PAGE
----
If you are righteous in yourself, you are not one of his people. If you were never sick in soul, you are none of the folk that the Great Physician has come to heal. If you were never guilty of sin, you are none of those whom he has come to deliver from sin. Jesus comes on no needless errand and undertakes no unnecessary work. If you feel yourselves to need saving, then cast yourselves upon him, for such as you are he came to save.

C. H. Spurgeon, The Treasury of the New Testament, I:4-5, on Matthew 1:21.

Saturday, January 16, 2010

The most important business of your life

We have, through the goodness of the Lord, been permitted to enter upon another year, and the minds of many among us will no doubt be occupied with plans for the future and the various fears of our work and service for the Lord.

If our lives are spared, we shall be engaged in those: the welfare of our families, the prosperity of our business, our work and service for Christ may be considered the most important matters to be attended to; but according to my judgment the most important point to be attended to is this: above all things see to it that your souls are happy in the Lord.

Other things may press upon you, the Lord’s work may even have urgent claims upon your attention, but I deliberately repeat, it is of supreme and paramount importance that you should seek above all things to have your souls truly happy in God Himself! Day by day seek to make this the most important business of your life.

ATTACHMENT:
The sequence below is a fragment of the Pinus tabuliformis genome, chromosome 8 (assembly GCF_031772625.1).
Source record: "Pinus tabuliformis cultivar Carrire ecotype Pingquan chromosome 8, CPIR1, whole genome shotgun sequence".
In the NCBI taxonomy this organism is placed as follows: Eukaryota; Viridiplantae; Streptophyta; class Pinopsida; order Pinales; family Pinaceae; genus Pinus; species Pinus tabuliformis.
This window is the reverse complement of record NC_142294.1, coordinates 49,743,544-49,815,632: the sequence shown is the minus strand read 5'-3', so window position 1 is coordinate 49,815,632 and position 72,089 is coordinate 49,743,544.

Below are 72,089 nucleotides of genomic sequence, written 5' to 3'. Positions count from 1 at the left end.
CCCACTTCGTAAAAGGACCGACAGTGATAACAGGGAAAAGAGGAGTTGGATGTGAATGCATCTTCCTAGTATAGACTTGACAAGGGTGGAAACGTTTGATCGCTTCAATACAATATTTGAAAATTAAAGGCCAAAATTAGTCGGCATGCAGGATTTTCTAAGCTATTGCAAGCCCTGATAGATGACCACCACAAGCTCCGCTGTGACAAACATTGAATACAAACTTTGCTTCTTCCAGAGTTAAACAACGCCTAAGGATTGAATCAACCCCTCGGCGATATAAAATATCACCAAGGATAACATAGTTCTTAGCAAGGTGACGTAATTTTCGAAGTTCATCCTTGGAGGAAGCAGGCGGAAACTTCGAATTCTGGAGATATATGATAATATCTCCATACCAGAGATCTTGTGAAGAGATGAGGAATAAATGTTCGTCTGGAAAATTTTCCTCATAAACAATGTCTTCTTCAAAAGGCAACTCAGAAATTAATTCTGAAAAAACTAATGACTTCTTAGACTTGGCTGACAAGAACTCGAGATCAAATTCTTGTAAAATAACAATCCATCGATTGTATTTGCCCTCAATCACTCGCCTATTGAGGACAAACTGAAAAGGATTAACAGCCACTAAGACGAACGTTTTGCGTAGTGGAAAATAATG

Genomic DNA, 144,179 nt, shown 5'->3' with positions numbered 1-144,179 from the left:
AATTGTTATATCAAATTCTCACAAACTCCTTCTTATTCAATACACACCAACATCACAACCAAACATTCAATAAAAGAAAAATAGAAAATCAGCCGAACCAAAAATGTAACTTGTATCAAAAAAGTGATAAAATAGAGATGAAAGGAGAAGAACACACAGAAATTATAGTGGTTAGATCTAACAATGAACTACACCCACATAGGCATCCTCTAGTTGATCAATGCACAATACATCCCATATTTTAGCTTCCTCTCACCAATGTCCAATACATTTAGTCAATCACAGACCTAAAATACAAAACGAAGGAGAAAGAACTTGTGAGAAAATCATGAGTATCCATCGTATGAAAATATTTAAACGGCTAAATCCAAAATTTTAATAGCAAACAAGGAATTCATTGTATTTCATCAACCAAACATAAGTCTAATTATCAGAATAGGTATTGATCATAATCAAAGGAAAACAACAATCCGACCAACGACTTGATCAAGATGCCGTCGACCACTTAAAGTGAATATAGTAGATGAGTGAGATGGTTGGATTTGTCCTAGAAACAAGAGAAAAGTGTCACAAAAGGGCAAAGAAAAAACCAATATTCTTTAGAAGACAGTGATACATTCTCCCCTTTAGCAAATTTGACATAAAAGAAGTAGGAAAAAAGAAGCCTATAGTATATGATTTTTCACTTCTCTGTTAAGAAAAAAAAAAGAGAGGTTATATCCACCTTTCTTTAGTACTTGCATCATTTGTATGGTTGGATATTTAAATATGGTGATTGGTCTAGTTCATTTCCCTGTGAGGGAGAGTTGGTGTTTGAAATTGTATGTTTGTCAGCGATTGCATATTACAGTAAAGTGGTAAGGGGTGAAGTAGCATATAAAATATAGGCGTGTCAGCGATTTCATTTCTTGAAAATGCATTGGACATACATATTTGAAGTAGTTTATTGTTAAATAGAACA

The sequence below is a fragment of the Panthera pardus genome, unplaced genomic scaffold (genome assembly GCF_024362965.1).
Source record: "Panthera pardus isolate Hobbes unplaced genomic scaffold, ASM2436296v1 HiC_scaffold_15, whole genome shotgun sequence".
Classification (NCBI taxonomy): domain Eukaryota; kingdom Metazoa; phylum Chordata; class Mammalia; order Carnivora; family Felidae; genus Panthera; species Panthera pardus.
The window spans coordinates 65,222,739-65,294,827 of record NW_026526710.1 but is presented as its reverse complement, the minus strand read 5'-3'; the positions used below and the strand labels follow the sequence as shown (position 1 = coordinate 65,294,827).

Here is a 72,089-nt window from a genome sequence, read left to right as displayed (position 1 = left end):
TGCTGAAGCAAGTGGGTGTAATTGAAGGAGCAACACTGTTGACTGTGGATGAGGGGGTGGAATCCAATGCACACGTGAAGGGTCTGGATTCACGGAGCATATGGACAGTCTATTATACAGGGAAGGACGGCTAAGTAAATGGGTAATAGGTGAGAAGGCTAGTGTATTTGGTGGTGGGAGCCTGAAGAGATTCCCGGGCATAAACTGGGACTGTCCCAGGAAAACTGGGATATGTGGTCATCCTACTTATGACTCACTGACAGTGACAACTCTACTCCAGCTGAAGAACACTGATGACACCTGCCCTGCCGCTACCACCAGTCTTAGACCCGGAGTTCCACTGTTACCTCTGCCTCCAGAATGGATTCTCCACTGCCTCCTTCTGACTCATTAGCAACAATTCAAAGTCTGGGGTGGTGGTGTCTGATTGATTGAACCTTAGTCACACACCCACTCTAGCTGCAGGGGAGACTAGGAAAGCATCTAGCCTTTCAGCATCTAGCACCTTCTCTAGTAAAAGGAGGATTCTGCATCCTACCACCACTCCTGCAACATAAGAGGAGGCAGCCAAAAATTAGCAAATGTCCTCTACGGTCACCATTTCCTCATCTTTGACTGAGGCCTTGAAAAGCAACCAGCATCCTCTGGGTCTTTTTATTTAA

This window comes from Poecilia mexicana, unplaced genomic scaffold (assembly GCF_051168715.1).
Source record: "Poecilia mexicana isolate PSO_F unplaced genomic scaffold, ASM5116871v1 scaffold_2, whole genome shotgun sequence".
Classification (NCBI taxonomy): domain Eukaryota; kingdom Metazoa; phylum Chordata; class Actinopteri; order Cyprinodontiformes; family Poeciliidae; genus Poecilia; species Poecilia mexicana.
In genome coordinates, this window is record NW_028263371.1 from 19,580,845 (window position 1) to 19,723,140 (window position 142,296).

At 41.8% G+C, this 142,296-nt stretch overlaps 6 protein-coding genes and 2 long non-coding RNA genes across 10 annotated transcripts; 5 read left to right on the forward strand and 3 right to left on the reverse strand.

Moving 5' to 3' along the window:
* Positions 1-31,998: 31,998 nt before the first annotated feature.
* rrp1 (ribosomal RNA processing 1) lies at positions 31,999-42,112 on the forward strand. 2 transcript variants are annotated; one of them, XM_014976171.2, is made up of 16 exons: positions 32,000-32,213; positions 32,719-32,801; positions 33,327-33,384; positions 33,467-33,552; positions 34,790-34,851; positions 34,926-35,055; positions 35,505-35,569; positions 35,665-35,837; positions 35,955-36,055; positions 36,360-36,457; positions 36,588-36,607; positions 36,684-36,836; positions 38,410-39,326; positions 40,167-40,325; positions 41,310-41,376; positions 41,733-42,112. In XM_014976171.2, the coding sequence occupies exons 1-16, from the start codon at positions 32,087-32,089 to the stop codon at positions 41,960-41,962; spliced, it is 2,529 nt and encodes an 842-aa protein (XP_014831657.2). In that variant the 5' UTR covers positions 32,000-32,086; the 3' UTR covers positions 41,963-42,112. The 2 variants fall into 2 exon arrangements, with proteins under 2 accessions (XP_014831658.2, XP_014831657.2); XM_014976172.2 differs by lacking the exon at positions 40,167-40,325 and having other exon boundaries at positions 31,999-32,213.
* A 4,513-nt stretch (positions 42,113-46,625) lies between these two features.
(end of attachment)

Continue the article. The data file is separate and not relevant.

This has been my firm and settled condition for the last five and thirty years. For the first four years after my conversion I knew not its vast importance, but now after much experience I specially commend this point to the notice of my younger brethren and sisters in Christ: the secret of all true effectual service is joy in God, having experimental acquaintance and fellowship with God Himself.

–George Mueller,
A Narrative of Some of the Lord’s Dealings with George Mueller, Written by Himself, pp. 730-732. It is excerpted from a sermon the 59-year-old Mueller preached to his congregation at a New Year’s service.

Friday, January 15, 2010

Filling voids

“All sins are attempts to fill voids.” -Simone Weil

We might try to fill the voids we so deeply feel by doing bad things or by doing good things. When we salve the ache in our hearts, which only God himself can satisfy, by doing good things, we then feel proud and think God owes us and we get angry when he doesn’t fork over. When we salve the ache within by doing bad things, we feel shamed and think God despises us and slink away from him in bitterness and cynicism. But we are the ones complicating our souls.